Coral reefs are classed according to their relation to the shore, and are of three kinds. (I) Fringing reefs are those attached directly to the land, though the exposed part may be at some distance out from the shore and separated from it by a shallow channel with coral bottom. The width of a fringing reef is determined by the slope of the sea-bottom, being narrower on a steep grade, broader on a gentle one. (2) Barrier reefs are farther out from shore, to which the reef is parallel in a general way, and separated by a broad and often quite deep channel. The distinction between the two kinds of reefs is not very sharply drawn, for the same reef may be fringing in parts of its course and a barrier in others. Even at the present time barrier reefs are sometimes constructed on an enormous scale. A great barrier reef runs parallel to nearly the whole north shore of Cuba, while the barrier reef of Australia, the largest known, extends, with some breaks, for over 1200 miles along the northeast coast of Australia, from which it is distant 20 to 80 miles; its breadth varies from 10 to 90 miles, though but little of this width is exposed above water; its sea-face is in some places more than 1800 feet high (i.e. above the sea-bottom, not the surface). (3) Atolls are coral islands of irregularly circular shape, which usually enclose a central lagoon and frequently, as in the Pacific, rise from the profoundest depths.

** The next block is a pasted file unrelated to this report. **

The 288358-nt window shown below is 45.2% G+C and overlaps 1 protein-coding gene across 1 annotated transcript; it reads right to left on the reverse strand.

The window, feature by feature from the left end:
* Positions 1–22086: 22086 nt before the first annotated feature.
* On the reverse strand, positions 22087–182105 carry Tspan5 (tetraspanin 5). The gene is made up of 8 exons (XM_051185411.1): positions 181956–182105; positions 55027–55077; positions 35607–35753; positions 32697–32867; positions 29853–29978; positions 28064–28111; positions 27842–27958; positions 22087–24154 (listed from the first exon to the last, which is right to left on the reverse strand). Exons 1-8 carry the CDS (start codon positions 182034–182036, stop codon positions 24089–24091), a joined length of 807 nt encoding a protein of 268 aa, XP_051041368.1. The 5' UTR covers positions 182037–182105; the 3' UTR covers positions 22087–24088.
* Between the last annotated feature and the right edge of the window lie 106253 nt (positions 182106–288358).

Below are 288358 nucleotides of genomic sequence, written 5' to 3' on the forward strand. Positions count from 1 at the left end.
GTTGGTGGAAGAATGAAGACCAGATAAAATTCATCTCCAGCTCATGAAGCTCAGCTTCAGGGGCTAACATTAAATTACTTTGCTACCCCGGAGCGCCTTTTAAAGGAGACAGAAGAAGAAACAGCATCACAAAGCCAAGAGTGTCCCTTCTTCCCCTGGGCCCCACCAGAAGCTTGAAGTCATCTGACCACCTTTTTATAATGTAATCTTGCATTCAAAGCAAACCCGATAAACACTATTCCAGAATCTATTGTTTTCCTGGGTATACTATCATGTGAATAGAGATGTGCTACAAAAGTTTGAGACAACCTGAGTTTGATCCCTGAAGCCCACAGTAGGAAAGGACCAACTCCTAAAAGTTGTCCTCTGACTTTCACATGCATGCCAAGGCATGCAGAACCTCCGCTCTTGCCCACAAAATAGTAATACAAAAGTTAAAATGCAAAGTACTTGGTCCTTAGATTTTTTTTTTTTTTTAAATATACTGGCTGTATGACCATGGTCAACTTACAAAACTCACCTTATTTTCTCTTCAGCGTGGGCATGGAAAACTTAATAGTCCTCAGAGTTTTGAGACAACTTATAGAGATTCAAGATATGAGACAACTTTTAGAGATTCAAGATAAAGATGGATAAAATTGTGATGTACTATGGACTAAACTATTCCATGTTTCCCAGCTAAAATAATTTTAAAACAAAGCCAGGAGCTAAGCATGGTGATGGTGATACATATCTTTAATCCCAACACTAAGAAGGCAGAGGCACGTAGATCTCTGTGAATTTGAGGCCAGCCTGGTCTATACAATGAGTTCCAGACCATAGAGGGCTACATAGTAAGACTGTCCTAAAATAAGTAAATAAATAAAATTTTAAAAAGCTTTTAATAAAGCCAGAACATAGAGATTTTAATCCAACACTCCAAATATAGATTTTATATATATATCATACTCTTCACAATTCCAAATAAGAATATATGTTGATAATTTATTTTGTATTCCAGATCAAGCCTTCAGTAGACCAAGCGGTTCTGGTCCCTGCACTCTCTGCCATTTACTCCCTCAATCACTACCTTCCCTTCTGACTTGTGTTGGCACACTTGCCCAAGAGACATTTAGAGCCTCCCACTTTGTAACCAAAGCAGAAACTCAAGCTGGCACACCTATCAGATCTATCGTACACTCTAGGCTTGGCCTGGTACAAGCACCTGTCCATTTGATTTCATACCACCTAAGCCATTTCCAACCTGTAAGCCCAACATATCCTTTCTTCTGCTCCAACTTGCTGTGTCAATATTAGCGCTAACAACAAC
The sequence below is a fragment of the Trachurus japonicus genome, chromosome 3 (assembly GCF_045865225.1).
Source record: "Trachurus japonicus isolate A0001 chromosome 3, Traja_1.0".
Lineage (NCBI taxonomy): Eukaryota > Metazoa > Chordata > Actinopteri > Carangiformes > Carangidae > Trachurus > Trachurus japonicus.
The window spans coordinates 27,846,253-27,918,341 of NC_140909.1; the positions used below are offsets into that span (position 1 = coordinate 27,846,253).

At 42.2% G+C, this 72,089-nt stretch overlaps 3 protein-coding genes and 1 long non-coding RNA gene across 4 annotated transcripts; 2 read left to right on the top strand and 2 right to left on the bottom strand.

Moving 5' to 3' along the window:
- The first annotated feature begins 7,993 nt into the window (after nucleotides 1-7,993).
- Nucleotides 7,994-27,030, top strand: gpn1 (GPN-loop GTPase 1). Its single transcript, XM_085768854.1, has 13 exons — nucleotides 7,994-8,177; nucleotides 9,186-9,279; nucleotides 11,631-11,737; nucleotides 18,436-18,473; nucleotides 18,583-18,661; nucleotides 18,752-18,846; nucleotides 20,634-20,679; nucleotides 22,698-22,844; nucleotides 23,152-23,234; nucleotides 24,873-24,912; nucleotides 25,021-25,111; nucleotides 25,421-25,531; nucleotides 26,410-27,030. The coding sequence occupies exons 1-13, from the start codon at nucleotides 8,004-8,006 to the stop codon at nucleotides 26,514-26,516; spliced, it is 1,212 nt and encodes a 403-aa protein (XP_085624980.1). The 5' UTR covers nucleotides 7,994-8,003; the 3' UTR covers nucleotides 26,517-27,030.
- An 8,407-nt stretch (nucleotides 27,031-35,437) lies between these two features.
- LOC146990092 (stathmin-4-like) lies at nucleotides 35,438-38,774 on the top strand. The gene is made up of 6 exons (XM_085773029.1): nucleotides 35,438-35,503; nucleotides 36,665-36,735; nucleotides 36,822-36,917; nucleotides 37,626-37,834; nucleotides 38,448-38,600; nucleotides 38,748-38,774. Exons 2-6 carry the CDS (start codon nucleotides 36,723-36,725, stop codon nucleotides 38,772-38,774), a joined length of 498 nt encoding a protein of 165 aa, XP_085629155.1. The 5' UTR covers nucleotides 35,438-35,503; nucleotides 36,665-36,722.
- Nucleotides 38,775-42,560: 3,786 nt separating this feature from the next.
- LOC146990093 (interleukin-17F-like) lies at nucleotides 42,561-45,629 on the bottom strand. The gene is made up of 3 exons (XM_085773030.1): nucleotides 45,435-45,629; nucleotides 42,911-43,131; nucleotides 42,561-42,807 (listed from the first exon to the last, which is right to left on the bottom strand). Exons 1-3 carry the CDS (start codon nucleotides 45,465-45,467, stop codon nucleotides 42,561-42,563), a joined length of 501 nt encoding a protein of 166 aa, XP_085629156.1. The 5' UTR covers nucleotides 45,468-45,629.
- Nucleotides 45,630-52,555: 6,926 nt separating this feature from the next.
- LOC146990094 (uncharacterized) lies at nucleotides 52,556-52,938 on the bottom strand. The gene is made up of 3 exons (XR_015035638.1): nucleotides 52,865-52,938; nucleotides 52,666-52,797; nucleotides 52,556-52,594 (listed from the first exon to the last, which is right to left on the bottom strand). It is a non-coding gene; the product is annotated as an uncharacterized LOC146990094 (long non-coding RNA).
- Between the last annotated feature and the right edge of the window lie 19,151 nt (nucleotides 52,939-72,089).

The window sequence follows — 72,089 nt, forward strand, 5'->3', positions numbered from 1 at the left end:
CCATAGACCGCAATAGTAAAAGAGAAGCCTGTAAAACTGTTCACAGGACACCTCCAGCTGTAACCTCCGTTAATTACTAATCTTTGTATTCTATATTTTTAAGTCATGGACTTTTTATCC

The way in which such islands have been built up is still a subject of much controversy. No doubt, atolls have been formed in various ways, especially those which arise from small depths, but probably the most important method is by a slow subsidence of the sea-bottom, with which the growth of the reef can keep pace. Such subsidence is the only explanation of great thicknesses of coral rock, as of any other kind of shoal-water deposits. Borings in the Hawaiian Islands, and especially in Funafuti, an island of the South Pacific, have demonstrated the existence of immensely thick coral limestones formed in the modern period.